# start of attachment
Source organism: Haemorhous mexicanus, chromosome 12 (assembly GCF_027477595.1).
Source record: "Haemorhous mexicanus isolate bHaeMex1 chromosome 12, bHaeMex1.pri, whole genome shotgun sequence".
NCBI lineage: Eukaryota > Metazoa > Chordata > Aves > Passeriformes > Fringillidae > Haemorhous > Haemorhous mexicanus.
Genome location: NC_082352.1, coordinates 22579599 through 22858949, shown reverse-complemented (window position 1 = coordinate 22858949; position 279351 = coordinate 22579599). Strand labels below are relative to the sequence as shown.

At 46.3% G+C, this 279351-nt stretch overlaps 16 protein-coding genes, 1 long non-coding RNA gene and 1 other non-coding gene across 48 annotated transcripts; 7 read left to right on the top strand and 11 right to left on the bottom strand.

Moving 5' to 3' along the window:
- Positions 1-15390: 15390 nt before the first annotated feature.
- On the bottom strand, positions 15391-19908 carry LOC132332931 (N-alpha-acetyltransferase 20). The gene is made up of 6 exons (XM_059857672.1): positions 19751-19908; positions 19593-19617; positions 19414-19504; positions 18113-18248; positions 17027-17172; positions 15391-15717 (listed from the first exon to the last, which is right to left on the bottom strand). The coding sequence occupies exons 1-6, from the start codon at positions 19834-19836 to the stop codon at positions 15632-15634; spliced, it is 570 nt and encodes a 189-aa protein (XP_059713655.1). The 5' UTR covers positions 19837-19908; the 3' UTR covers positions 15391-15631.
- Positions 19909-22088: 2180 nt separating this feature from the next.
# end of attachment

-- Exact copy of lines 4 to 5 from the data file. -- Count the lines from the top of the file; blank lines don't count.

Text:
Genome location: NC_082352.1, coordinates 22579599 through 22858949, shown reverse-complemented (window position 1 = coordinate 22858949; position 279351 = coordinate 22579599). Strand labels below are relative to the sequence as shown.

At 46.3% G+C, this 279351-nt stretch overlaps 16 protein-coding genes, 1 long non-coding RNA gene and 1 other non-coding gene across 48 annotated transcripts; 7 read left to right on the top strand and 11 right to left on the bottom strand.